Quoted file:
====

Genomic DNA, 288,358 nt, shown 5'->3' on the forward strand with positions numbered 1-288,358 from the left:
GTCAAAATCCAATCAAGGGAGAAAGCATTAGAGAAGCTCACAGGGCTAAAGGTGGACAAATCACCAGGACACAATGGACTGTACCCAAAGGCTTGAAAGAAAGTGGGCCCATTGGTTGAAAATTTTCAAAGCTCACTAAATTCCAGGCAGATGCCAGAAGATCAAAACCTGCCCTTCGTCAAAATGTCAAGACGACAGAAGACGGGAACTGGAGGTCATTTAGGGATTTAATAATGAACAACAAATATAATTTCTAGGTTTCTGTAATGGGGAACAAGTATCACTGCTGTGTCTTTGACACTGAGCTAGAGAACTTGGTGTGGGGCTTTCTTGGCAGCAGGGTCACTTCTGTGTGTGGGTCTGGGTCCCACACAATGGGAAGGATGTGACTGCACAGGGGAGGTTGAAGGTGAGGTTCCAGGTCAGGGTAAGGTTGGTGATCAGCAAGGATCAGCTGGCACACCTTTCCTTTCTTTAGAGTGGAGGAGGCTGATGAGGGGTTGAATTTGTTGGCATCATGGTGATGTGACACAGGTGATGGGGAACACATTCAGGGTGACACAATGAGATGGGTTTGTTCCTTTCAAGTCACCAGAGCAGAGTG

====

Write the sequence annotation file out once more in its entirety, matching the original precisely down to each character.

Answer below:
Genomic DNA, 288,358 nt, shown 5'->3' on the forward strand with positions numbered 1-288,358 from the left:
GTCAAAATCCAATCAAGGGAGAAAGCATTAGAGAAGCTCACAGGGCTAAAGGTGGACAAATCACCAGGACACAATGGACTGTACCCAAAGGCTTGAAAGAAAGTGGGCCCATTGGTTGAAAATTTTCAAAGCTCACTAAATTCCAGGCAGATGCCAGAAGATCAAAACCTGCCCTTCGTCAAAATGTCAAGACGACAGAAGACGGGAACTGGAGGTCATTTAGGGATTTAATAATGAACAACAAATATAATTTCTAGGTTTCTGTAATGGGGAACAAGTATCACTGCTGTGTCTTTGACACTGAGCTAGAGAACTTGGTGTGGGGCTTTCTTGGCAGCAGGGTCACTTCTGTGTGTGGGTCTGGGTCCCACACAATGGGAAGGATGTGACTGCACAGGGGAGGTTGAAGGTGAGGTTCCAGGTCAGGGTAAGGTTGGTGATCAGCAAGGATCAGCTGGCACACCTTTCCTTTCTTTAGAGTGGAGGAGGCTGATGAGGGGTTGAATTTGTTGGCATCATGGTGATGTGACACAGGTGATGGGGAACACATTCAGGGTGACACAATGAGATGGGTTTGTTCCTTTCAAGTCACCAGAGCAGAGTG